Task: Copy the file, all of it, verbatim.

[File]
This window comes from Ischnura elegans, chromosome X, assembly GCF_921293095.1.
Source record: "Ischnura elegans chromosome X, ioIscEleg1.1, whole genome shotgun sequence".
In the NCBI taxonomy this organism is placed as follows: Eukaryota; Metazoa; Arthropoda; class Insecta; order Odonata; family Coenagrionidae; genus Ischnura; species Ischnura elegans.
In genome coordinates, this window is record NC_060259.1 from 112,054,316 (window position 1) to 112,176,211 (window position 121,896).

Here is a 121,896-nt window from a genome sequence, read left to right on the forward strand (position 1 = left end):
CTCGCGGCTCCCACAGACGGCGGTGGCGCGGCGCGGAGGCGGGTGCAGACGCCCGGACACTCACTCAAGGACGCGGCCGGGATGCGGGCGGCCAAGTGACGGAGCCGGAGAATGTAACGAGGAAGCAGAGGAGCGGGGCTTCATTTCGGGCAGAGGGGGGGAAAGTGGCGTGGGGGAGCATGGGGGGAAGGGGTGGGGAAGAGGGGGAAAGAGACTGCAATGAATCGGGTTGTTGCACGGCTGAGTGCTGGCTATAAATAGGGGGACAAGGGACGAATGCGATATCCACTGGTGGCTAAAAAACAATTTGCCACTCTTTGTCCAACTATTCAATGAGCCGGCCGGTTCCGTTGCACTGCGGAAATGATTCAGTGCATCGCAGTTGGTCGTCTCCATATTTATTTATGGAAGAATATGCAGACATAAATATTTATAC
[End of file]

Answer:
This window comes from Ischnura elegans, chromosome X, assembly GCF_921293095.1.
Source record: "Ischnura elegans chromosome X, ioIscEleg1.1, whole genome shotgun sequence".
In the NCBI taxonomy this organism is placed as follows: Eukaryota; Metazoa; Arthropoda; class Insecta; order Odonata; family Coenagrionidae; genus Ischnura; species Ischnura elegans.
In genome coordinates, this window is record NC_060259.1 from 112,054,316 (window position 1) to 112,176,211 (window position 121,896).

Here is a 121,896-nt window from a genome sequence, read left to right on the forward strand (position 1 = left end):
CTCGCGGCTCCCACAGACGGCGGTGGCGCGGCGCGGAGGCGGGTGCAGACGCCCGGACACTCACTCAAGGACGCGGCCGGGATGCGGGCGGCCAAGTGACGGAGCCGGAGAATGTAACGAGGAAGCAGAGGAGCGGGGCTTCATTTCGGGCAGAGGGGGGGAAAGTGGCGTGGGGGAGCATGGGGGGAAGGGGTGGGGAAGAGGGGGAAAGAGACTGCAATGAATCGGGTTGTTGCACGGCTGAGTGCTGGCTATAAATAGGGGGACAAGGGACGAATGCGATATCCACTGGTGGCTAAAAAACAATTTGCCACTCTTTGTCCAACTATTCAATGAGCCGGCCGGTTCCGTTGCACTGCGGAAATGATTCAGTGCATCGCAGTTGGTCGTCTCCATATTTATTTATGGAAGAATATGCAGACATAAATATTTATAC